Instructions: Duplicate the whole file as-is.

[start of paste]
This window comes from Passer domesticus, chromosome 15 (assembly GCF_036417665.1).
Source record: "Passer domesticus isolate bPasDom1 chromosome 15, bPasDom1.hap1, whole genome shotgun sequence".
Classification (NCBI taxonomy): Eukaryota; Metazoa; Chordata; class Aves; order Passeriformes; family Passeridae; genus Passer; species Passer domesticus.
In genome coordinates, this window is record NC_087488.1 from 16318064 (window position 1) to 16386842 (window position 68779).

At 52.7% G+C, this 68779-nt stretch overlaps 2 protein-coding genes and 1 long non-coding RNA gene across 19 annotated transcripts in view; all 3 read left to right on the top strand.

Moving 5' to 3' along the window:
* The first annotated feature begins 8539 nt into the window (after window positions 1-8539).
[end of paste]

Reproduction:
This window comes from Passer domesticus, chromosome 15 (assembly GCF_036417665.1).
Source record: "Passer domesticus isolate bPasDom1 chromosome 15, bPasDom1.hap1, whole genome shotgun sequence".
Classification (NCBI taxonomy): Eukaryota; Metazoa; Chordata; class Aves; order Passeriformes; family Passeridae; genus Passer; species Passer domesticus.
In genome coordinates, this window is record NC_087488.1 from 16318064 (window position 1) to 16386842 (window position 68779).

At 52.7% G+C, this 68779-nt stretch overlaps 2 protein-coding genes and 1 long non-coding RNA gene across 19 annotated transcripts in view; all 3 read left to right on the top strand.

Moving 5' to 3' along the window:
* The first annotated feature begins 8539 nt into the window (after window positions 1-8539).